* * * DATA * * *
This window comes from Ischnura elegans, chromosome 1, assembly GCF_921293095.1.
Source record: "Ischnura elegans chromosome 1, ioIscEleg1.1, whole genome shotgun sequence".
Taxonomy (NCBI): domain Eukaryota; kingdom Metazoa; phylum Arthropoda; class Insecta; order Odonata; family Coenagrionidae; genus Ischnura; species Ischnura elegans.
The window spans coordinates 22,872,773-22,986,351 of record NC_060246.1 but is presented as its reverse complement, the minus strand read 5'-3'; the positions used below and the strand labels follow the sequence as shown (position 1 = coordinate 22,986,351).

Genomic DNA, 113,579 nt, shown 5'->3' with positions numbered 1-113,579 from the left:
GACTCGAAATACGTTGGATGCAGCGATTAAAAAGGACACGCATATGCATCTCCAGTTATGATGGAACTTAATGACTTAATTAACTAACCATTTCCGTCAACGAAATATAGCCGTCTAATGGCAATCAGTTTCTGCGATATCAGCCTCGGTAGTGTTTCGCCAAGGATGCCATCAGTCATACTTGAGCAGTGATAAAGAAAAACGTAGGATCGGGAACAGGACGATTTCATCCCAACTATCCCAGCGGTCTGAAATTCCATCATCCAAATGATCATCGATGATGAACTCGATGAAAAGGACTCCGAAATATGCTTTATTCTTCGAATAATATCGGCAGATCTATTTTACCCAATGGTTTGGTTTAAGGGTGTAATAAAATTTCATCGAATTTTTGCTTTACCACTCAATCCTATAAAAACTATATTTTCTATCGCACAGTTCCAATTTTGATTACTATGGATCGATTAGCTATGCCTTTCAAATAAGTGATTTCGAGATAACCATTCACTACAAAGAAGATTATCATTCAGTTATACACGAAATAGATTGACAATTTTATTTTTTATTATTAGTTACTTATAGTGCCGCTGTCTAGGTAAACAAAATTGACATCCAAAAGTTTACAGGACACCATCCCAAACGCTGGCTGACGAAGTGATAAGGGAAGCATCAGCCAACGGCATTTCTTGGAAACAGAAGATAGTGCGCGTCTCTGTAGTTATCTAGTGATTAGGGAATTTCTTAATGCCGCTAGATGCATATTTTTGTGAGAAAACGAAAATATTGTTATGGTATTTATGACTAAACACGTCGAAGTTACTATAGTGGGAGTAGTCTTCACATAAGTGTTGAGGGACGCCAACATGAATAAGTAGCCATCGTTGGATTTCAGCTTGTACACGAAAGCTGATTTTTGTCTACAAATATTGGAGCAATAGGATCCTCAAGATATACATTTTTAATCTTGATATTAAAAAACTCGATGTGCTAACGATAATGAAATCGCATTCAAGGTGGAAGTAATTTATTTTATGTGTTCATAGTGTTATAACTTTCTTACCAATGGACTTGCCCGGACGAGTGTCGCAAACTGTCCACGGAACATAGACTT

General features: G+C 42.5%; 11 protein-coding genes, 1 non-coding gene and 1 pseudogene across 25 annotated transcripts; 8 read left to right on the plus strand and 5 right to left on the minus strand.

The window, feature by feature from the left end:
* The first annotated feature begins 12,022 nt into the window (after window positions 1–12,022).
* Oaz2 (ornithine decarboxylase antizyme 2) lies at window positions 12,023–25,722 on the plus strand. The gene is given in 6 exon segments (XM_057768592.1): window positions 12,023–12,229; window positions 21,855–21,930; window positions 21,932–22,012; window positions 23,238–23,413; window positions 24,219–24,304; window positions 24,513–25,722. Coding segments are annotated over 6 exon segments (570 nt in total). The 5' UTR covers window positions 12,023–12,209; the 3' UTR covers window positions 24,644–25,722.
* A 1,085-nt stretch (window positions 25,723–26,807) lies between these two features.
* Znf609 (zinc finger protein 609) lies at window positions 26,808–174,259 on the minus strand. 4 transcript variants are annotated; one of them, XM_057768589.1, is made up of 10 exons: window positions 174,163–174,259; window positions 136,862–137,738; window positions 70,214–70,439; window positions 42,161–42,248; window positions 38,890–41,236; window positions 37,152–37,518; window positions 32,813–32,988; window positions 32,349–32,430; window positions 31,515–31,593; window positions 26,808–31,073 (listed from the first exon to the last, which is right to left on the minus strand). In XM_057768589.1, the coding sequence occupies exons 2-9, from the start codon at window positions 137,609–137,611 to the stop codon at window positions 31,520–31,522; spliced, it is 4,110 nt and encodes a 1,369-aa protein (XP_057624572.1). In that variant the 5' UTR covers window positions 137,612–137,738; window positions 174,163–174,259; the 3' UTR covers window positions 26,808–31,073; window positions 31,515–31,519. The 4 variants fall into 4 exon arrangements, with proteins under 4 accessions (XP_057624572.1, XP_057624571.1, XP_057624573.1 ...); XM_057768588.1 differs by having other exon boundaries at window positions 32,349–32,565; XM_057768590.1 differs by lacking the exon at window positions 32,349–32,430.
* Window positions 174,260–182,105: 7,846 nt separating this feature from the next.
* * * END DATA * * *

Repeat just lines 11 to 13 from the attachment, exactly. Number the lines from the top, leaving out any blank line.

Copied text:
* A 1,085-nt stretch (window positions 25,723–26,807) lies between these two features.
* Znf609 (zinc finger protein 609) lies at window positions 26,808–174,259 on the minus strand. 4 transcript variants are annotated; one of them, XM_057768589.1, is made up of 10 exons: window positions 174,163–174,259; window positions 136,862–137,738; window positions 70,214–70,439; window positions 42,161–42,248; window positions 38,890–41,236; window positions 37,152–37,518; window positions 32,813–32,988; window positions 32,349–32,430; window positions 31,515–31,593; window positions 26,808–31,073 (listed from the first exon to the last, which is right to left on the minus strand). In XM_057768589.1, the coding sequence occupies exons 2-9, from the start codon at window positions 137,609–137,611 to the stop codon at window positions 31,520–31,522; spliced, it is 4,110 nt and encodes a 1,369-aa protein (XP_057624572.1). In that variant the 5' UTR covers window positions 137,612–137,738; window positions 174,163–174,259; the 3' UTR covers window positions 26,808–31,073; window positions 31,515–31,519. The 4 variants fall into 4 exon arrangements, with proteins under 4 accessions (XP_057624572.1, XP_057624571.1, XP_057624573.1 ...); XM_057768588.1 differs by having other exon boundaries at window positions 32,349–32,565; XM_057768590.1 differs by lacking the exon at window positions 32,349–32,430.
* Window positions 174,260–182,105: 7,846 nt separating this feature from the next.